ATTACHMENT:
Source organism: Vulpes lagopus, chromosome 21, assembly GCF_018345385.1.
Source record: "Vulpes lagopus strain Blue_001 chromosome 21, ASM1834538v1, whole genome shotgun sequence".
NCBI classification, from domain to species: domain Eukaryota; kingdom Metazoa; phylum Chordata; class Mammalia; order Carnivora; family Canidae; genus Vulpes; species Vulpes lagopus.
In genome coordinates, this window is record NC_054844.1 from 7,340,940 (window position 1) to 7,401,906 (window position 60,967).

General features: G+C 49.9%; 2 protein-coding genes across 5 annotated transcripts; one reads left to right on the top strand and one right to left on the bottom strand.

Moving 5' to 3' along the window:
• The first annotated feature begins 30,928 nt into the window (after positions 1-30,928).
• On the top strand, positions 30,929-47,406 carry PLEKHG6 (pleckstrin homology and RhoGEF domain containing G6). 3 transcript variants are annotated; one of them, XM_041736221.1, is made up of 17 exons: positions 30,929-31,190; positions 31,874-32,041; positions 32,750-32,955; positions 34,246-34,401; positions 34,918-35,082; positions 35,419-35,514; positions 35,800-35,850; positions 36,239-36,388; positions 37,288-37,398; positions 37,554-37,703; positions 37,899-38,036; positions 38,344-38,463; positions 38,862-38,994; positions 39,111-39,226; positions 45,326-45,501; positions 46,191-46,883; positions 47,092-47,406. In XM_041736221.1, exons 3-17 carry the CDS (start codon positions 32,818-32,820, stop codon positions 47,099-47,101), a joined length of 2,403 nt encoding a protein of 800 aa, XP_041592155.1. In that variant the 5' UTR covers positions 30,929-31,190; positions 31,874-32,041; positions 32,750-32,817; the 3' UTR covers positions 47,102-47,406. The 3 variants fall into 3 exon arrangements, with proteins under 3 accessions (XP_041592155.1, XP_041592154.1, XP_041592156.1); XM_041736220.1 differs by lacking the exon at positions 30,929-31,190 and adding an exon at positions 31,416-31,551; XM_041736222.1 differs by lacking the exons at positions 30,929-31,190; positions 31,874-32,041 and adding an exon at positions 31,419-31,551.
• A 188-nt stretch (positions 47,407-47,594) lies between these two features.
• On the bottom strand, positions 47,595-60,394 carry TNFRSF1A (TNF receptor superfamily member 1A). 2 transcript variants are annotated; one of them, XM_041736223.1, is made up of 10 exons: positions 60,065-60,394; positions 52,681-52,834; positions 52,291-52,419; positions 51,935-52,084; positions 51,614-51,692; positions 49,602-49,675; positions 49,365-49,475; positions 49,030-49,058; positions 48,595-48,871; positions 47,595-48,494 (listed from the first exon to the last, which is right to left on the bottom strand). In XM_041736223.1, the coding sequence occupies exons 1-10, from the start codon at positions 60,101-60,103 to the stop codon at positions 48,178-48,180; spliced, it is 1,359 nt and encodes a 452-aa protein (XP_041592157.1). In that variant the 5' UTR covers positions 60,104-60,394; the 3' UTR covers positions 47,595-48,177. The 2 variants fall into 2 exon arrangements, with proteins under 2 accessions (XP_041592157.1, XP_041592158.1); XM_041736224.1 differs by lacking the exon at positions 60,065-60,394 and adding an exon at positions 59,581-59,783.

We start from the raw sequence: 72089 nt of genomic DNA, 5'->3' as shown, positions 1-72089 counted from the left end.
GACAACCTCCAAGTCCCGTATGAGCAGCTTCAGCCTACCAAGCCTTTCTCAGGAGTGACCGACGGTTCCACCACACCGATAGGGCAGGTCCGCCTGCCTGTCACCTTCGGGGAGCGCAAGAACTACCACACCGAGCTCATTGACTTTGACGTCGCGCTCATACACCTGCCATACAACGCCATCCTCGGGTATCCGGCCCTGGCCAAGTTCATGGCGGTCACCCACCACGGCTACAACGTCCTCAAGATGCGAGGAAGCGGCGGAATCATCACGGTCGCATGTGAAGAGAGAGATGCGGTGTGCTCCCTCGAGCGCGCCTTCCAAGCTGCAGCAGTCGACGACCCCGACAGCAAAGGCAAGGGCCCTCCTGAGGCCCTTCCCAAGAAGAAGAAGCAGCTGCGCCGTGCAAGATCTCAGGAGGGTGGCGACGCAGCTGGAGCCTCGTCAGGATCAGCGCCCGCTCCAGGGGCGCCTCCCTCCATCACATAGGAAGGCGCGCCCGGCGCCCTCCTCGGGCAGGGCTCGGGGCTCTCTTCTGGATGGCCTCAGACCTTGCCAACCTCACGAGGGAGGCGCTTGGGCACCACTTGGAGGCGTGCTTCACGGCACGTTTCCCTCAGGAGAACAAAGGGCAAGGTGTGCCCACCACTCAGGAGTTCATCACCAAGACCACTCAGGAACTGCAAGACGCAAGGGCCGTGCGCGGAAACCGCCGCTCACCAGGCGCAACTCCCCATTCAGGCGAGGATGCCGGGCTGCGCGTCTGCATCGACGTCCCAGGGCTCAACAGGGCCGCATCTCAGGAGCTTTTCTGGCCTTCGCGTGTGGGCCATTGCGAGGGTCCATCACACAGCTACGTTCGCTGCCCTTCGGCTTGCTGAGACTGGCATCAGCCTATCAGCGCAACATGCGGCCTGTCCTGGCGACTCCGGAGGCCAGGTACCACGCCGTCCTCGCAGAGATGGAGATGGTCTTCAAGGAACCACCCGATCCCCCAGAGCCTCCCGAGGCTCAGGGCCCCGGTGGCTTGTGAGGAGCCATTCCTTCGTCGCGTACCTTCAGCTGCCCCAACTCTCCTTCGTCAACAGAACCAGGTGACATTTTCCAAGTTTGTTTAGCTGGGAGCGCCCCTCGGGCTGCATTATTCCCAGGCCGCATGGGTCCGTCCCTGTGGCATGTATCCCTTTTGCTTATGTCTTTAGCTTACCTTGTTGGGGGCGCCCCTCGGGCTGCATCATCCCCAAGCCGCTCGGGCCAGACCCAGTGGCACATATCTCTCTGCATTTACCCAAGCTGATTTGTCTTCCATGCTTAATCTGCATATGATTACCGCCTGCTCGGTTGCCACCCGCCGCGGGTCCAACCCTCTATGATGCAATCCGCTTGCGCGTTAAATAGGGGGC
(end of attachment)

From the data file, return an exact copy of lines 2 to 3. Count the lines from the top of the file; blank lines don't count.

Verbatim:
Source record: "Vulpes lagopus strain Blue_001 chromosome 21, ASM1834538v1, whole genome shotgun sequence".
NCBI classification, from domain to species: domain Eukaryota; kingdom Metazoa; phylum Chordata; class Mammalia; order Carnivora; family Canidae; genus Vulpes; species Vulpes lagopus.